Re-considered: The Competition between Brazil and Mexico – and China’s Role in this Competition

11:31 by Mauro Toldo, Frankfurt

Summary in English

Competition between the two Latin American giants, Brazil and Mexico, has been fierce for many years. Joining the North American Free Trade Area (NAFTA) in 1994 gave Mexico a couple of very successful years. In 2000, expectations of more fundamental economic reforms were high when president Vincente Fox took over after 70 years of leadership by the Institutional Revolutionary Party (PRI). However, reform expectations were not met since Fox did not have a political majority in parliament – a situation which his successor Felipe Calderón from PRI is confronted with as well. Ironically, the new Mexican leaders now support the reforms that they critically rejected during the 12-year presidency of Fox.

Contrary to Mexico, Brazil entered the new century with a lot of doubts and question marks. In 2001, Brazil was hit by the Argentinian crisis. The South American free trade area Mercosur moved on very slowly. The business climate worsened further when the former leftist union leader Lula Da Silva won the presidential elections in 2002. But Lula changed style in time and went visibly for economic stability and reforms, well supported by parliament – contrary to Vincente Fox in Mexico. Lula was even re-elected in 2006.

Statistics give an obvious answer on the results of Mexican/Brazilian economic competition (GDP growth 2000-2009, average: Mexico 1.7 percent and Brazil 3.3 percent). Apart from domestic political conditions, one external factor contributed a lot to the different performance of Mexico and Brazil: the rapid rise of “manufacturing China” which very sharply turned out to be a main competitor to the “manufacturing Mexico”, particularly what concerns exports to the U.S. During only one decade, China more than doubled its exports to the U.S., much at the expense of Mexico. At the same time, Brazil was very much favored by China’s commodity import boom. Last year, China absorbed 17 percent of all Brazilian exports which means that China has advanced to number one of all Brazilian export markets.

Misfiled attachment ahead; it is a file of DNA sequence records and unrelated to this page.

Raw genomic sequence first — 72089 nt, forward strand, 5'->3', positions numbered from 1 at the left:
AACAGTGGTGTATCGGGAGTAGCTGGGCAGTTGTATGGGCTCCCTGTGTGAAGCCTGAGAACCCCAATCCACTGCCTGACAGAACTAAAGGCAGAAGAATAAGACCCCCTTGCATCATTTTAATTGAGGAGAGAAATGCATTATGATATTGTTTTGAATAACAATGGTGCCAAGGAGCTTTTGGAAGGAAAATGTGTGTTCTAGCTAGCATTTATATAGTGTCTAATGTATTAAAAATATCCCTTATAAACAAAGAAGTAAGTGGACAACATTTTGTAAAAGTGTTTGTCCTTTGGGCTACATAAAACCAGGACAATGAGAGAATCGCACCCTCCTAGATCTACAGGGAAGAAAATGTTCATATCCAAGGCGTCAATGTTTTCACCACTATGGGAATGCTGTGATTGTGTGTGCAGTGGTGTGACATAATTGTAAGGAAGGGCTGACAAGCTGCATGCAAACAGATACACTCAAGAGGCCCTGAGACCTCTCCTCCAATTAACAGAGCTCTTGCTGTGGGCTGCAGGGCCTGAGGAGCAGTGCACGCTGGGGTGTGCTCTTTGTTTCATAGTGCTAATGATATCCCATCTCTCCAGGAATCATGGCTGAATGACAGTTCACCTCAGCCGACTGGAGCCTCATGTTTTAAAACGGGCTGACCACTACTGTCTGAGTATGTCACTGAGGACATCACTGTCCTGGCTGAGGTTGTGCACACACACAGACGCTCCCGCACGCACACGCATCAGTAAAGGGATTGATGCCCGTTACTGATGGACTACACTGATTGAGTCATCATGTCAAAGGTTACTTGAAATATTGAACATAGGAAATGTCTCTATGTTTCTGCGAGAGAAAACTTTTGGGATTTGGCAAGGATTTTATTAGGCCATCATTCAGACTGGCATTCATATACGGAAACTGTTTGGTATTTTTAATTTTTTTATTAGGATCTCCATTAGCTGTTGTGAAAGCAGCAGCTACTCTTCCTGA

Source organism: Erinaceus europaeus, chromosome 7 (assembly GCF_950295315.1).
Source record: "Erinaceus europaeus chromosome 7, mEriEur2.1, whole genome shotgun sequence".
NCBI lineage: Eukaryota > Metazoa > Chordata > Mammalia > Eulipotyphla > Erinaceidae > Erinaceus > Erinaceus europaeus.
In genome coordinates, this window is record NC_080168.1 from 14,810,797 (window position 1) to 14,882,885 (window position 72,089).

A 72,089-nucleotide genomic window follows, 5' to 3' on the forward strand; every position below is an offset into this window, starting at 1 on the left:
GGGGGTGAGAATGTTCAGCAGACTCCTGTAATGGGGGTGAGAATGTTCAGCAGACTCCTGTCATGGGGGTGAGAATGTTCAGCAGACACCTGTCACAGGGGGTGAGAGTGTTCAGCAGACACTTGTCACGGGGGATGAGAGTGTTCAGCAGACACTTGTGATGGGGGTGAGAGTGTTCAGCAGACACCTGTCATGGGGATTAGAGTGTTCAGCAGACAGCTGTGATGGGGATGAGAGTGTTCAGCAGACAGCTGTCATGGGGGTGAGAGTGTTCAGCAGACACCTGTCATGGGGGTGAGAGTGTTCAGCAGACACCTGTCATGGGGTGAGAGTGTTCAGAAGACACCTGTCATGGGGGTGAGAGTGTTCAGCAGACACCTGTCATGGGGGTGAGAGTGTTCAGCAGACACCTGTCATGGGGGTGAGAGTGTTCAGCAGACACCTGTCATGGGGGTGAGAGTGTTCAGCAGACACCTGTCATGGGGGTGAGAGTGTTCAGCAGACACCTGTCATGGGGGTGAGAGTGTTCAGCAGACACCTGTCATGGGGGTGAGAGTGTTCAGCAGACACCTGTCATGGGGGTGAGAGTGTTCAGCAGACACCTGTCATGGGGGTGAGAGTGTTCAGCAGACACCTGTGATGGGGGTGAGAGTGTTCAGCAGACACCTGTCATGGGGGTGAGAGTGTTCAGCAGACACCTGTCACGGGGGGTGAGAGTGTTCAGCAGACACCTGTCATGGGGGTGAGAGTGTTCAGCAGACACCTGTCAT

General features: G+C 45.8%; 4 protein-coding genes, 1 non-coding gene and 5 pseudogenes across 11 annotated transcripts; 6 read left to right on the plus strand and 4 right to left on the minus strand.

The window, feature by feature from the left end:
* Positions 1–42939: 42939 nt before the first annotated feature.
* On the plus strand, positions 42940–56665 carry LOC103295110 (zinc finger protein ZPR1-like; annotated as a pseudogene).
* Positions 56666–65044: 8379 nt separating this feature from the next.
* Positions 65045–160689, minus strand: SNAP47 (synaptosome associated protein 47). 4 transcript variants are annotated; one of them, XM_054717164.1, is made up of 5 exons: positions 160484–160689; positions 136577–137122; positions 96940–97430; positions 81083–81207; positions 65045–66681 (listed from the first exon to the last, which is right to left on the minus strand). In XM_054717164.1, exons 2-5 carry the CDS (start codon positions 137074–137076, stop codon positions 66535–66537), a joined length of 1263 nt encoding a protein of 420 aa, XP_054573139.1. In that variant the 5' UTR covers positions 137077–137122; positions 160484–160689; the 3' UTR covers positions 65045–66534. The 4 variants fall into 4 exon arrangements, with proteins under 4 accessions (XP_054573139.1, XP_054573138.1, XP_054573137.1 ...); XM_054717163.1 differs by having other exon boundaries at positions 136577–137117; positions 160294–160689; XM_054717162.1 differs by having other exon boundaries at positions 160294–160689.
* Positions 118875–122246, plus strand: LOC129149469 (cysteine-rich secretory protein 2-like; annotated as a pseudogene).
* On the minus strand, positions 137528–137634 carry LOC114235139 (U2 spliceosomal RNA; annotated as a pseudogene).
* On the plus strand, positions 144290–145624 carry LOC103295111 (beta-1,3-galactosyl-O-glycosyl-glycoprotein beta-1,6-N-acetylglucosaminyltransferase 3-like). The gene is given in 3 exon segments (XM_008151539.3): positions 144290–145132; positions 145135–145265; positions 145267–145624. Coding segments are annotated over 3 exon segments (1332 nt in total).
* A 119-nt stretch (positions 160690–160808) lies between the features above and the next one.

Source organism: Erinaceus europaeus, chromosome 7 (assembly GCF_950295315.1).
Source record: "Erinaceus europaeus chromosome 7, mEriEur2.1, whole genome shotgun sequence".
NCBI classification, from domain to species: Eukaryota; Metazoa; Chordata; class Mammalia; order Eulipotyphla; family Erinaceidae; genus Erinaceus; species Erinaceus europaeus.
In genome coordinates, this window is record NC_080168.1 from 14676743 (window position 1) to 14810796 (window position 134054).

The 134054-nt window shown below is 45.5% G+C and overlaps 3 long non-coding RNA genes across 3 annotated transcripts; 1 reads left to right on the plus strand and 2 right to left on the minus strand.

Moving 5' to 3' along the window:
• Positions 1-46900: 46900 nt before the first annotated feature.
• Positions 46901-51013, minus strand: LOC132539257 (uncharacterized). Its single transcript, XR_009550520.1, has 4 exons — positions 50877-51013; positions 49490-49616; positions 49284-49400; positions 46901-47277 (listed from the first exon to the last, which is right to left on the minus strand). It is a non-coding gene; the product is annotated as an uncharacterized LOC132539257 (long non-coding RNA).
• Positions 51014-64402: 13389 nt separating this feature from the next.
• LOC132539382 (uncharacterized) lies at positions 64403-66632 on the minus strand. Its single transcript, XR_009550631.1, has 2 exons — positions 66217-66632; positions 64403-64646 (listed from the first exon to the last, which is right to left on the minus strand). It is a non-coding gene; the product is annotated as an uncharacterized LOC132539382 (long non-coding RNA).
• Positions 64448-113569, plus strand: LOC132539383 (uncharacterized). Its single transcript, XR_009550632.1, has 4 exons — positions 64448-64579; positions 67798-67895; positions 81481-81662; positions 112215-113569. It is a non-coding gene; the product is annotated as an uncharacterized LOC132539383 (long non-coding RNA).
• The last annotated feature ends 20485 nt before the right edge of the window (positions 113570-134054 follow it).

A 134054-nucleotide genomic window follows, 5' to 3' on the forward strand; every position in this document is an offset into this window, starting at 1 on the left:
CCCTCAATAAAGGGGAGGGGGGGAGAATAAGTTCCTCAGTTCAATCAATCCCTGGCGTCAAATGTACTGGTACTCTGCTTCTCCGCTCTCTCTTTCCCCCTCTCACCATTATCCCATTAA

During this ongoing decade, growth perspectives may again change pattern. Chinese total import growth may weaken somewhat on trend in the forthcoming years. Mexican competitiveness may be supported by the peso depreciation in the past years. So far, the GDP growth numbers of Mexico and Brazil are quite similar since 2010, around 4 per cent, with Mexico a little bit in the lead.

The relatively dampened or weak global growth outlook should lead to the conclusion that domestic demand in Mexico and Brazil may play a somewhat larger role for economic growth in the forthcoming years than in the past. In this context, Mexico may have a little better cards because of its substantially lower public debt in relation to GDP, slightly above one third compared to more visibly above 50 per cent in Brazil.

Read the whole analysis (in German)






Mauro Toldo
Head of Emerging Markets / Country Risk Analysis, Deka Bank



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